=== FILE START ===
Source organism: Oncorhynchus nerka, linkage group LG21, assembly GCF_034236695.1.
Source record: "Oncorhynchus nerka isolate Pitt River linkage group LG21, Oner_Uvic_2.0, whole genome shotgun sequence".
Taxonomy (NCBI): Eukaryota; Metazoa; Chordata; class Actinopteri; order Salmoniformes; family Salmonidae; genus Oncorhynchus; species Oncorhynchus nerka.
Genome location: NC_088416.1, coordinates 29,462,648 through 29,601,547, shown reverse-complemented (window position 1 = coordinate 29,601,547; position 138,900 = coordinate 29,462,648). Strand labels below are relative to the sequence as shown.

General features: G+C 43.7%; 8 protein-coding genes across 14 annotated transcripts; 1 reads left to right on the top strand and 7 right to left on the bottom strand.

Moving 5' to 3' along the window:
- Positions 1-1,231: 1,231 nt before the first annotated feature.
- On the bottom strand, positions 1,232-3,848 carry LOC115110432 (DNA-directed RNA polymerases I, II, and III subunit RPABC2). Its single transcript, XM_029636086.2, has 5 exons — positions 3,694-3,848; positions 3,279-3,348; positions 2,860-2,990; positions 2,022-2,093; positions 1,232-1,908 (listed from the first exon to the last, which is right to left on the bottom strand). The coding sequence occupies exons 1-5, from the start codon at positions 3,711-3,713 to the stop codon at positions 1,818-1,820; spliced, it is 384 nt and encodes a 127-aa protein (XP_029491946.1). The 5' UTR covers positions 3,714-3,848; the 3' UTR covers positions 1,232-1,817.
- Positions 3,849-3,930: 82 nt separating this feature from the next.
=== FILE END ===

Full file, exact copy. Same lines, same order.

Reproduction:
Source organism: Oncorhynchus nerka, linkage group LG21, assembly GCF_034236695.1.
Source record: "Oncorhynchus nerka isolate Pitt River linkage group LG21, Oner_Uvic_2.0, whole genome shotgun sequence".
Taxonomy (NCBI): Eukaryota; Metazoa; Chordata; class Actinopteri; order Salmoniformes; family Salmonidae; genus Oncorhynchus; species Oncorhynchus nerka.
Genome location: NC_088416.1, coordinates 29,462,648 through 29,601,547, shown reverse-complemented (window position 1 = coordinate 29,601,547; position 138,900 = coordinate 29,462,648). Strand labels below are relative to the sequence as shown.

General features: G+C 43.7%; 8 protein-coding genes across 14 annotated transcripts; 1 reads left to right on the top strand and 7 right to left on the bottom strand.

Moving 5' to 3' along the window:
- Positions 1-1,231: 1,231 nt before the first annotated feature.
- On the bottom strand, positions 1,232-3,848 carry LOC115110432 (DNA-directed RNA polymerases I, II, and III subunit RPABC2). Its single transcript, XM_029636086.2, has 5 exons — positions 3,694-3,848; positions 3,279-3,348; positions 2,860-2,990; positions 2,022-2,093; positions 1,232-1,908 (listed from the first exon to the last, which is right to left on the bottom strand). The coding sequence occupies exons 1-5, from the start codon at positions 3,711-3,713 to the stop codon at positions 1,818-1,820; spliced, it is 384 nt and encodes a 127-aa protein (XP_029491946.1). The 5' UTR covers positions 3,714-3,848; the 3' UTR covers positions 1,232-1,817.
- Positions 3,849-3,930: 82 nt separating this feature from the next.